ICT80008 Professional Issues in IT – Briefing Paper
Your task in Assignment 1 is to write a briefing paper on ONE of the following topics:
Note that several topics could well be researched from a technical or from an application/societal context perspective. In this unit, it is not appropriate to take the technical perspective, except where technical issues impact on the application of the technology in context. For example, if your topic is ‘cloud computing’, you should focus on how organisations use cloud computing, what the issues faced by ICT professionals are, where the impediments to using the technology are (legal, regulatory), etc., rather than on the detailed hardware and software technologies needed to implement cloud computing.
- Big Data, Analytics & Visualisation
- Surveillance in the workplace
- Cloud Computing
- Data Profiling
- The self-quantifiable movement
- Green IT / ICT and Sustainability
- Diversity in the IT Workplace
- Bring Your Own Device (BYOD)
- Codes of Ethics
- Professional Codes of conduct for ICT professionals
- Professional Codes of conduct in ICT in different countries
- Outsourcing & Offshoring
- Technology 4 Good
- A topic of YOUR choosing to be agreed with your tutor.
Description of Assignment
Your briefing paper leads into Assignment 2, the Group Report.
At the start of semester you will join a select group of your classmates to form a project team. Towards the end of semester your team will then produce a report on “Current Challenges Facing the ICT Professional”. Your individual briefing paper is the start of your group-based research geared towards developing that report. Your team will bring together their individual briefing paper topics, develop a shared set of questions and approach an ICT professional to gather their thoughts and insights in the form of an interview. The analysis of the interview will form the foundation of the group report.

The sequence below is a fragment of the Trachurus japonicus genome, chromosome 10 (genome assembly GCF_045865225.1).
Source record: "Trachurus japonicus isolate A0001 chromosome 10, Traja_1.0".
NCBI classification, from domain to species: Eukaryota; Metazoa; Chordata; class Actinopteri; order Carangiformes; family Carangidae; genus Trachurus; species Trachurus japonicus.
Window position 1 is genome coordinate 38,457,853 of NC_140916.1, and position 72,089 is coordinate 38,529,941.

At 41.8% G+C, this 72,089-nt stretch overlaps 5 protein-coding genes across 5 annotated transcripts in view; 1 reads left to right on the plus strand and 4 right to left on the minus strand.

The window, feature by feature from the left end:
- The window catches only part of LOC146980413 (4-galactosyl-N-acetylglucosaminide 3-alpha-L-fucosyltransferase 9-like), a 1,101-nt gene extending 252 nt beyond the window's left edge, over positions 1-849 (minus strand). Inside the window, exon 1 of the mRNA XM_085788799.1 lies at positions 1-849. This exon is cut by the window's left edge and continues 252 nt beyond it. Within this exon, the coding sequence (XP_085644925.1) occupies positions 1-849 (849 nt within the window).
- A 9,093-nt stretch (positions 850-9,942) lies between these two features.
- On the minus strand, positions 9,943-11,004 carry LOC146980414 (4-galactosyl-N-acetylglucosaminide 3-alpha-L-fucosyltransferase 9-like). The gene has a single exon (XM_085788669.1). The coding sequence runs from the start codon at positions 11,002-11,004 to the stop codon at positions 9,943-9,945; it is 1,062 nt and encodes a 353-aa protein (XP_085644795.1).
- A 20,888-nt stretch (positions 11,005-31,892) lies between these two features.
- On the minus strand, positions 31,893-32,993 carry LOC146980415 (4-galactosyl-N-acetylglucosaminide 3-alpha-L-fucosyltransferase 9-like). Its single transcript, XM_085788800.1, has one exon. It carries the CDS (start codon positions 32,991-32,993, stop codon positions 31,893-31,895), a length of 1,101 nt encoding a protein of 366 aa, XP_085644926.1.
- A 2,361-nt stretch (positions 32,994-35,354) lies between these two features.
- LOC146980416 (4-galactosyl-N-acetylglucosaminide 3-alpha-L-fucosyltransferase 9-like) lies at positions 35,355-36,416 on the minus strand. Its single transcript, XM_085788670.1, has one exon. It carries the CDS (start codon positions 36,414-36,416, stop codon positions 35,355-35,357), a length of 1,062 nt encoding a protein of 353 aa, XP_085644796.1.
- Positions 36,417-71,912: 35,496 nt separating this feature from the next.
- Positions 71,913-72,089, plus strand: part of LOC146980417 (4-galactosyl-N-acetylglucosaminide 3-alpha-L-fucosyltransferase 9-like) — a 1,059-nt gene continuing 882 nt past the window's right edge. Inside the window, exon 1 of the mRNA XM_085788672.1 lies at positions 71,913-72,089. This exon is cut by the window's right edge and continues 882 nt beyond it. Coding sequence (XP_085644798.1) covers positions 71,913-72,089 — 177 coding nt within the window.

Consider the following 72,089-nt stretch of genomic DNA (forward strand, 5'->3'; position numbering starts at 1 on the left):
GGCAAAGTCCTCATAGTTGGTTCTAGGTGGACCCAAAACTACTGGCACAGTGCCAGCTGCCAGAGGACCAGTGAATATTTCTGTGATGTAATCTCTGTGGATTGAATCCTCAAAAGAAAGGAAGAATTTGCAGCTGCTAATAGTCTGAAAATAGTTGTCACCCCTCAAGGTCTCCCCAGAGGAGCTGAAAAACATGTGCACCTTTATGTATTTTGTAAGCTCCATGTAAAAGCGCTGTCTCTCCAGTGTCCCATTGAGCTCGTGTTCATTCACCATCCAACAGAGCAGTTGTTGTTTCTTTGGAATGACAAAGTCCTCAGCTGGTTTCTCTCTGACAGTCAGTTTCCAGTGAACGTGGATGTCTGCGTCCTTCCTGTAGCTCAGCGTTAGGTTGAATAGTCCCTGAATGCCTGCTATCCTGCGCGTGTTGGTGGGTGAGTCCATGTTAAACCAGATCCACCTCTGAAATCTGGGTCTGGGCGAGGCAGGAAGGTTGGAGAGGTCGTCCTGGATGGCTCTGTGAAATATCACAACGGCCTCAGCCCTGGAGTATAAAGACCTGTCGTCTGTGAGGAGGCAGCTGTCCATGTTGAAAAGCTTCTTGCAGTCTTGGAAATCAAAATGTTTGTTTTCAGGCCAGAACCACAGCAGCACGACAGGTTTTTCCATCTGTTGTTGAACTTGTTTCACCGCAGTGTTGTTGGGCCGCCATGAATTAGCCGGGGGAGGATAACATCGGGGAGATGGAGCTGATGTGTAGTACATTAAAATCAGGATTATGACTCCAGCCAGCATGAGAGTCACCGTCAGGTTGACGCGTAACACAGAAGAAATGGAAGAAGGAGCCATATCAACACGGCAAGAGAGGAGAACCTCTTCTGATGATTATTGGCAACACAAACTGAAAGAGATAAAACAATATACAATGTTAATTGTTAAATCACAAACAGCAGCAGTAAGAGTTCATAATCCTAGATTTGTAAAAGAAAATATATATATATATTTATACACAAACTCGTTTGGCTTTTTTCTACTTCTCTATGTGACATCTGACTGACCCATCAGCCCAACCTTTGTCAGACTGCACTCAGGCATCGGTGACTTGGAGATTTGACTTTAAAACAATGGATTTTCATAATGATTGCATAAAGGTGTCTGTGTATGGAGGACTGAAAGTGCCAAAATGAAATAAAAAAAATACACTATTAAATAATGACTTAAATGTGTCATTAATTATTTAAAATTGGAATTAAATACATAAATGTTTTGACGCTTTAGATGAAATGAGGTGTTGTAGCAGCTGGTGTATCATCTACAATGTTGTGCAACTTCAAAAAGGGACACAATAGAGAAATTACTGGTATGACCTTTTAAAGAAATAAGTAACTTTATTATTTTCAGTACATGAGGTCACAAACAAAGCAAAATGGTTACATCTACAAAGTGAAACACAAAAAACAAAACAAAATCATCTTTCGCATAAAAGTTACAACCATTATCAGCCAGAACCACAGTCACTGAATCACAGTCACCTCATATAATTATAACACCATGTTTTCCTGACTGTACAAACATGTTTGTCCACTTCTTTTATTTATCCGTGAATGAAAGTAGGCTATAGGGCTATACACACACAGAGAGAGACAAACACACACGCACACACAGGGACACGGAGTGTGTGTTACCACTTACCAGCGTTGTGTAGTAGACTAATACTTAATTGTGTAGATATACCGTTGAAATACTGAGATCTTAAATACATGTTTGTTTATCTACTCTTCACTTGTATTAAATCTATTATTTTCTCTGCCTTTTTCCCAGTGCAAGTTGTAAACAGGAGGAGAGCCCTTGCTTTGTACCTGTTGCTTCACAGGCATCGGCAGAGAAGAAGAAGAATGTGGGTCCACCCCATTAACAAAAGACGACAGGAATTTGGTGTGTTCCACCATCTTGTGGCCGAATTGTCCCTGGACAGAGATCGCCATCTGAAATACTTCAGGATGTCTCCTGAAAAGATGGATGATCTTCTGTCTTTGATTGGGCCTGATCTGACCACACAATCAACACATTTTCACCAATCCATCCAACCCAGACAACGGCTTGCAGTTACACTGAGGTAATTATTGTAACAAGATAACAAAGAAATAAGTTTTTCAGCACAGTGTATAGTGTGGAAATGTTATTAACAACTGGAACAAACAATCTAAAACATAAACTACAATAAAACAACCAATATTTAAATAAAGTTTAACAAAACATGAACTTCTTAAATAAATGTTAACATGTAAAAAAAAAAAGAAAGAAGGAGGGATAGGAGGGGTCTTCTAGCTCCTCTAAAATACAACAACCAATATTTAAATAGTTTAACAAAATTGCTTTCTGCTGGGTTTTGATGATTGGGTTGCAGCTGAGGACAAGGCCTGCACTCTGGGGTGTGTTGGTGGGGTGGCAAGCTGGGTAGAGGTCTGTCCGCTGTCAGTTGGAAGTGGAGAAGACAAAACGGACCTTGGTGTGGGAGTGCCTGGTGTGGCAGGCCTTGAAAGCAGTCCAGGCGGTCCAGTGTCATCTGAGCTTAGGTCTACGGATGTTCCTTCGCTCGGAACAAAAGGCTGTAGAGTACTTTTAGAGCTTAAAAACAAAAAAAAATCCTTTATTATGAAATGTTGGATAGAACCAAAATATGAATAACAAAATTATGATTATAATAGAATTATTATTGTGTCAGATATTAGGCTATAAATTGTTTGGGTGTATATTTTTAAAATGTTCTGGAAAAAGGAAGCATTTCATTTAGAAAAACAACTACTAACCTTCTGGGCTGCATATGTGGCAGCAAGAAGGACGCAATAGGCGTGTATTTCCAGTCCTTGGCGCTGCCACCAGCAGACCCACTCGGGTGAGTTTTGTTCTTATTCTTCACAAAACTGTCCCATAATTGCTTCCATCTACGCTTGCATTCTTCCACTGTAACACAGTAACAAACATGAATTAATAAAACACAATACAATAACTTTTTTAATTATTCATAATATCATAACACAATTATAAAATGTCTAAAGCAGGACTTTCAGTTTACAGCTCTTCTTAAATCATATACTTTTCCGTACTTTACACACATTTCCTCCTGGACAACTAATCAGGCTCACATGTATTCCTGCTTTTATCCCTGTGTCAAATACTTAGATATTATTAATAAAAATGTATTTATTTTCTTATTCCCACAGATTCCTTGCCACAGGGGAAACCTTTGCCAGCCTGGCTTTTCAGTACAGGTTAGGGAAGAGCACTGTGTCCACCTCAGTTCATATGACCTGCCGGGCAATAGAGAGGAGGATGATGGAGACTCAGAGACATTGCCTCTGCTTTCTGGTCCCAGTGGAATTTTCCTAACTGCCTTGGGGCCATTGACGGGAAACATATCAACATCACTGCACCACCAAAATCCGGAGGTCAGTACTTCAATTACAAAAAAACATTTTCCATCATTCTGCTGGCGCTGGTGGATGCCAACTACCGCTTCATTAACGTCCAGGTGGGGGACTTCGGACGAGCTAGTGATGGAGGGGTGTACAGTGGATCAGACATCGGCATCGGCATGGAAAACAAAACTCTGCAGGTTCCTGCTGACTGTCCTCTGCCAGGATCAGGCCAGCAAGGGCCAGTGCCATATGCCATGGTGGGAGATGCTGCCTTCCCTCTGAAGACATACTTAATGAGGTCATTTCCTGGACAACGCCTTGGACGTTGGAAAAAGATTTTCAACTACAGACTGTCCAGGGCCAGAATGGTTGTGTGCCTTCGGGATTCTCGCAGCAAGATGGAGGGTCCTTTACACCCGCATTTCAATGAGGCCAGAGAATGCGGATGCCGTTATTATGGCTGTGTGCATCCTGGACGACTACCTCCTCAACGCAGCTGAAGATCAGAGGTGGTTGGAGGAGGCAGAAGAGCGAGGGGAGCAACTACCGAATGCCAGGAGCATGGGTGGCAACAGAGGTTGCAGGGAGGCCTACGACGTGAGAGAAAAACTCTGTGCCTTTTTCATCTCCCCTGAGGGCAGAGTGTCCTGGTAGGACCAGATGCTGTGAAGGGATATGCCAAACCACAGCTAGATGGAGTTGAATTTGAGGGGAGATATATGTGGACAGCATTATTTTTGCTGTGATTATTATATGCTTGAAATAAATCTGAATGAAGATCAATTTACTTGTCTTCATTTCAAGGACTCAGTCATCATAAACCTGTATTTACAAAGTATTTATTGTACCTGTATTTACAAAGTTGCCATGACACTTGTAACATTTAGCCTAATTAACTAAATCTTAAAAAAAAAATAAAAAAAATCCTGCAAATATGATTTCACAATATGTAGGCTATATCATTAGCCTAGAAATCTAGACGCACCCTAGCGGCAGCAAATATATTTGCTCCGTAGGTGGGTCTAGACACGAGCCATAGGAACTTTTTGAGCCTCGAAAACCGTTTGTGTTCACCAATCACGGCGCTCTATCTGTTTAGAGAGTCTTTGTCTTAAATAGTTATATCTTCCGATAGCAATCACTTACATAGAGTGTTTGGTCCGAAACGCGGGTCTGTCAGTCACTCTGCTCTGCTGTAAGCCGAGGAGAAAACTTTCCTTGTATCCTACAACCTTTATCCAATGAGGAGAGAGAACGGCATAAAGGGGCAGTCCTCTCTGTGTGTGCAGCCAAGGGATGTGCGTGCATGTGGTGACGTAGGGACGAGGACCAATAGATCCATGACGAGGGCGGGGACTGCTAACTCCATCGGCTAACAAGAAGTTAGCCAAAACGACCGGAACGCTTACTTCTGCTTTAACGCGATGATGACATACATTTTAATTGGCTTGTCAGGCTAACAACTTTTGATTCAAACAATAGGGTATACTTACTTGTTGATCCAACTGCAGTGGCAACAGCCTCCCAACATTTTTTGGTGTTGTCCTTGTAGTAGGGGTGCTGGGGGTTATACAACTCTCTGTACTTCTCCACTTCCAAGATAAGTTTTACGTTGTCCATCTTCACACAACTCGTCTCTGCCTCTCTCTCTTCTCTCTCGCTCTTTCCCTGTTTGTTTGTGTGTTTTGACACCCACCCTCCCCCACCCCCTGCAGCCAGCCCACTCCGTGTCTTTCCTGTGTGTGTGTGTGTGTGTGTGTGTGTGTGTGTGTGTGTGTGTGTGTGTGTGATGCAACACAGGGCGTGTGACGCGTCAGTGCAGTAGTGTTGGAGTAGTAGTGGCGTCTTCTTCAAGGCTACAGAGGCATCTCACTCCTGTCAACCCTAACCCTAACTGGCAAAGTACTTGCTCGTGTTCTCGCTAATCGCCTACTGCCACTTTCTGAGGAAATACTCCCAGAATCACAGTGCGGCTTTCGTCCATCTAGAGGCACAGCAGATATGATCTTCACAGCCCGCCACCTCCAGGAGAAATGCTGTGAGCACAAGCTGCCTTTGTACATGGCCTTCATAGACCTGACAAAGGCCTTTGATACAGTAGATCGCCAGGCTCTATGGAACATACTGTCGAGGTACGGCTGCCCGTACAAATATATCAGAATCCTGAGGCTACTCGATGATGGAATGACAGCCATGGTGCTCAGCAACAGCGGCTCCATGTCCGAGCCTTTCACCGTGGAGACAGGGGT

So, what is a Briefing Paper?
A briefing paper (also known as a Research Briefing, Research Briefing Paper or in an academic context, a Literature Review) is a concise summary of findings that is written for an informed, although not necessarily an expert, targeted audience. When writing a briefing paper, the needs of the target audience must always be borne in mind, regardless of what we write and the form that it takes.
A key characteristic of a briefing paper is its ability to update readers on an issue’s current status quickly and effectively. The challenge in writing a briefing paper is to be thorough but also succinct, and this requires a writer to judge what information to include and what to leave out. A briefing paper distils complex information into a well-structured document so that a reader gains a full understanding in a few pages. No decision-maker has the time or resources to thoroughly research every issue that comes before them and a briefing paper is a means of providing decision-makers with the information they need on issues they are responsible for.
Further information and guidelines about briefing papers & reviews of literature are provided inside the unit’s Assignment 1 folder on Blackboard.
Skills to be developed
Writing the Briefing paper is designed to help you develop the following skills:
- Reading at different levels of depth. You cannot read all the papers your survey must cover. Identify the key papers and read them all in the traditional way. If you are using some of them for your presentation you may want to read these twice and/or try the ideas on some examples of your own. Other papers you might only skim (see more detail below).